How do I plan my retirement using CPF Life?

  • Post author:

Jocelyn Goh,  AFPCM

As a middle-age working mother in my late 40s, there are 2 main things that is always on my mind, having sufficient funds to support my kids tertiary education and retiring comfortably at age 60 or earlier.

As a first step, I have looked at the CPF Retirement Account (RA) which will be available at age 55. CPF will automatically transfer all funds from our Special Account (SA) and Ordinary Account (OA) to the Retirement Account on our 55th birthday.

Depending on the amount available in the RA, a CPF member should fall into one of these categories.

  • Basic Retirement Sum (BRS)
  • Full Retirement Sum (FRS)
  • Enhanced Retirement Sum (ERS)

As a Singapore citizen, I will automatically be enrolled in CPF Life Scheme, as long as there is a minimum sum of $60,000 in the RA. This also applies to Permanent Resident of Singapore. There are 2 CPF life plans, standard plan provides members with higher monthly payouts but lower bequest for member’s beneficiaries. Basic plan is the direct opposite.

The estimated monthly payout will be as follows:-

The CPF Life scheme should be able to supplement our living expense partially if not in full, depending on your desired lifestyle. Not forgetting, this monthly payout has not been adjusted to include the effect of inflation over the years.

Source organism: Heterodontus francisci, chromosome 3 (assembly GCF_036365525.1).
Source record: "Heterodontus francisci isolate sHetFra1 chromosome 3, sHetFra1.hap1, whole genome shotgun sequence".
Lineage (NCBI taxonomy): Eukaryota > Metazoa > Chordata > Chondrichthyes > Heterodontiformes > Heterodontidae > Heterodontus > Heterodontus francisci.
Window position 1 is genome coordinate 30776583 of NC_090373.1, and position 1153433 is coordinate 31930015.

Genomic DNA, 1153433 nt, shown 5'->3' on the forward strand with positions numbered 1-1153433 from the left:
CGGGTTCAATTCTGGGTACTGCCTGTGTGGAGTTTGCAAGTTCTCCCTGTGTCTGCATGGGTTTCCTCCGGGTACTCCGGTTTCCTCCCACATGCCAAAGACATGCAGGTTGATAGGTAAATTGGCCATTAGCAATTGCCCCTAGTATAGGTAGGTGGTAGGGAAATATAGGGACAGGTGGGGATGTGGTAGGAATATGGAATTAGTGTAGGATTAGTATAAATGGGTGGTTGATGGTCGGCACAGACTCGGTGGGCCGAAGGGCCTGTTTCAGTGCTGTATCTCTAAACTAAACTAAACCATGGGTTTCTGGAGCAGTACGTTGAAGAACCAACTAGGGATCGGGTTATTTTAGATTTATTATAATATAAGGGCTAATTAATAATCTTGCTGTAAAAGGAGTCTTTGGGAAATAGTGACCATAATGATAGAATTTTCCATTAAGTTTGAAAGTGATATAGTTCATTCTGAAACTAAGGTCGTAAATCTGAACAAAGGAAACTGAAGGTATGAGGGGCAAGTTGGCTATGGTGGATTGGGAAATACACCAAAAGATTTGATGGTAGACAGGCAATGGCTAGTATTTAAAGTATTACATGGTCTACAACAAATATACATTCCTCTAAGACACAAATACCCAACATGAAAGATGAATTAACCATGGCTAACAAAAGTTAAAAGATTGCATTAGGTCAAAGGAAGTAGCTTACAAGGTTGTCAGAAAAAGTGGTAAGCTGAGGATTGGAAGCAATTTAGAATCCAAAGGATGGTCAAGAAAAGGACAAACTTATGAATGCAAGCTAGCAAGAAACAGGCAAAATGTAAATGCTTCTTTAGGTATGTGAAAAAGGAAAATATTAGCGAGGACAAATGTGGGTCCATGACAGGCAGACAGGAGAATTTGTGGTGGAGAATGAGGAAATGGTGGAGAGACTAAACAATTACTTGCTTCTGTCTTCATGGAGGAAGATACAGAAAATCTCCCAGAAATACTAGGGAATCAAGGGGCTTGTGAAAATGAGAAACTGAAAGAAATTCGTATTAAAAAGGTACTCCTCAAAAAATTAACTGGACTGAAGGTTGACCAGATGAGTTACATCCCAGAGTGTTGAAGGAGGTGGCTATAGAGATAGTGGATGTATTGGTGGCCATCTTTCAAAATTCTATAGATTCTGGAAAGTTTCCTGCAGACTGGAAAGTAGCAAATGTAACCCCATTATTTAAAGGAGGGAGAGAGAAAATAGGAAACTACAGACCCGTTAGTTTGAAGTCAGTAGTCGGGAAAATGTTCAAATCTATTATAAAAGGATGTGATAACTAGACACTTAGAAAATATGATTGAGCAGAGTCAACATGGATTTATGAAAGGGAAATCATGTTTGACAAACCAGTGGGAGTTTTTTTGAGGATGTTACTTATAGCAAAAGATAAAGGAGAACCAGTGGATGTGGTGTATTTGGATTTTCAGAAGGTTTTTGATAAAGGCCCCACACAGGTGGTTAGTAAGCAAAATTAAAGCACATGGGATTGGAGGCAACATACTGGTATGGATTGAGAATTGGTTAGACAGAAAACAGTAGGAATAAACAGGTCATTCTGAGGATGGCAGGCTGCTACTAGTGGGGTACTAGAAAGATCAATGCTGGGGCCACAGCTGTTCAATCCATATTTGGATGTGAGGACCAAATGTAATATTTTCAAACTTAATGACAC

The table below will give you an idea of what to expect at age 55 depending on your current contribution. You can adjust the figures accordingly and also take into consideration the minimum sum maybe increased in years to come.

** For simplicity and on the conservative side, I have assumed the following   :-

  • Zero balance in Ordinary Account at age 55
  • Constant yearly Special Account contribution before age 55
  • yearly interest rate @4%

I am expecting my monthly expense to be about S$3000 when I reach 65, and therefore the CPF life plan will not be sufficient. I have started to plan and have been actively looking for different options to supplement the shortage.

For those who are non-risk taker, topping up the SA account can be considered as CPF interest rate is quite attractive at the moment. Getting another annuity plan from other sources is also a safe and secured way. For myself, I am taking a little more risk and have started investing in bonds and funds that can give me a higher return of between 5% to 7% yearly.

During retirement you can access the equity in your home by applying for a reverse mortgage, which will not add bills to your bill stacks throughout the year. Instead, a reverse loan, also called a home equity conversion mortgage, will ensure that you receive checks in the mail from your reverse mortgage lender each month for a set time period or until you have used up the available home equity. In addition to the monetary benefit of taking out a reverse loan of this sort as a retiree you will also be able to enjoy flexibility as to how you spend the money and remain secure in the knowledge that you cannot be evicted from your home for non-payment as you could be if you had a standard home loan.


Planning ahead for retirement is the key, and I have only started in the recent years, a bit late though. My advice is to start early, keep a lookout on CPF scheme changes and find out more by attending some free workshops/seminars for a start, if you are newbie.

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